According to the American Academy of Pediatrics, screen time is suggested having effect on the development of fundamental learning, language, and emotional skills. Although some studies had proven that kids who are 30 months and below do have a limited ability to learn from videos, the American Academy of Pediatrics does not encourage the use of media for children below 2 years old. Besides, screen time reduces unstructured play time, restricts children to explore the world, which is believed to be very important for learning and problem solving. On the other hand, live interaction with people and immediate feedback seems to have more positive effect on learning.

The impact continues on the development of language skills. Research has proven that screen time taking over time spent interacting with caregivers has the ability to obstruct language development in children. The chairman of the American Academy of Pediatrics Council, Dr David Hill says, “Screen time reduces speech between parents and their infants and toddlers.” It could be so confusing for them to learn multitasking. This is due to the reason that when they are occupied with the screen, focus and attention are being trained, if parents or caregivers trying to interact with them, shall they focus on the live interaction or continue on what they are more interested on the screen? This could be a practice on selective attention and this is why parents or caregivers complain about children being less responsive. This is merely because they were not guided properly since young.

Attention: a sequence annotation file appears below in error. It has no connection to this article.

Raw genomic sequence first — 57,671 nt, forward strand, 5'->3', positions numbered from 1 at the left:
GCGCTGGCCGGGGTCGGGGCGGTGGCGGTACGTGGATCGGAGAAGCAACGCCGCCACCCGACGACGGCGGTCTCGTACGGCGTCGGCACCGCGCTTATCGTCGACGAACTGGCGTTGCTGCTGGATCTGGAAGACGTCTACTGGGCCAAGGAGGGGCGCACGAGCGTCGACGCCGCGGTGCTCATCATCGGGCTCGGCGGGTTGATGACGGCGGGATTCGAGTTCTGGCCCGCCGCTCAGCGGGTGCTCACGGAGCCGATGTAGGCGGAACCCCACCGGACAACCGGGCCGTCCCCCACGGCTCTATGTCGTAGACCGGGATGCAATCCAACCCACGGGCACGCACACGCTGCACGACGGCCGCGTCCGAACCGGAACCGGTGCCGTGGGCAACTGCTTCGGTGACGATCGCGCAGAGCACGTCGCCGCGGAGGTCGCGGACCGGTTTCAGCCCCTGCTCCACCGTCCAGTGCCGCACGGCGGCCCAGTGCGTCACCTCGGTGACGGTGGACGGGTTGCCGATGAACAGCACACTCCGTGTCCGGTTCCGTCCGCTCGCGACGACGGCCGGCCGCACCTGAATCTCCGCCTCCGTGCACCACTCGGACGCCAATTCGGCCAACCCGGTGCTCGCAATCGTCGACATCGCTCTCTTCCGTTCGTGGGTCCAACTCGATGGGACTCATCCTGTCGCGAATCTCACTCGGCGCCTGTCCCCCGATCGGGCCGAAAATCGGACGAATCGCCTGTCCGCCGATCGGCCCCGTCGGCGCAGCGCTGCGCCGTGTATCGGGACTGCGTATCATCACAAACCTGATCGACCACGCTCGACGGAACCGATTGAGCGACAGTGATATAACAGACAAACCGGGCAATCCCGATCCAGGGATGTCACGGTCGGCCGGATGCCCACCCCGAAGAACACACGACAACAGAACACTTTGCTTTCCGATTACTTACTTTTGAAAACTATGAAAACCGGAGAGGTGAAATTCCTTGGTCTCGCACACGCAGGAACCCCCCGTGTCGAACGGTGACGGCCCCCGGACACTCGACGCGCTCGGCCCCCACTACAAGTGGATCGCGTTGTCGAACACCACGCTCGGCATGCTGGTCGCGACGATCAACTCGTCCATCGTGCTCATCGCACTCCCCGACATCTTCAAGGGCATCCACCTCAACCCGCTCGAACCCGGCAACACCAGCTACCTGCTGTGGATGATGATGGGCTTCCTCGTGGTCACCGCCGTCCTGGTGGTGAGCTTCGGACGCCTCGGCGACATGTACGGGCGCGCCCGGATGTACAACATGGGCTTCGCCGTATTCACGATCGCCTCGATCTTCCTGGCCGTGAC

If those mentioned earlier does not worry you a single bit, this might be the only reason you will consider dropping of the behaviour of forcing your child to stick with the screen. The use of screen time to keep your child “shut-up” during day-to-day tasks such as dining out or shopping, might actually prevent them from learning how to regulate boredom, distress, and other impulses and emotions. Back in our days, we played with other kids in the same space (e.g. restaurants, shopping mall etc.), explore on our own, as well as learning about daily use products. It is understandable that it is no longer safe that parents will never allow their children to leave their sights, children nowadays still need to equip more on common knowledge and regulate themselves.

Would you, as a parent or caregiver continue providing a screen to a child, a toddler or an infant as the use of a pacifier after knowing the negative impacts that it may lead to?

If you are ready to kick the habit off, look here! Do check out some methods to kick the habit of yourself before planning for a series to help your kids out! As it mentioned, it is important to set a good example, not only for your kids but also for your own health.

The following article, we will then look into how screen time may affect teenagers and adults! If by then, you have successfully kicked off the habit of gluing onto your screen, you will be rejoice that you are no longer at risk at those health issues that screen time might lead to.

Contributed by:

Vernice Si Toh

Psychologist of Spectrum of Life.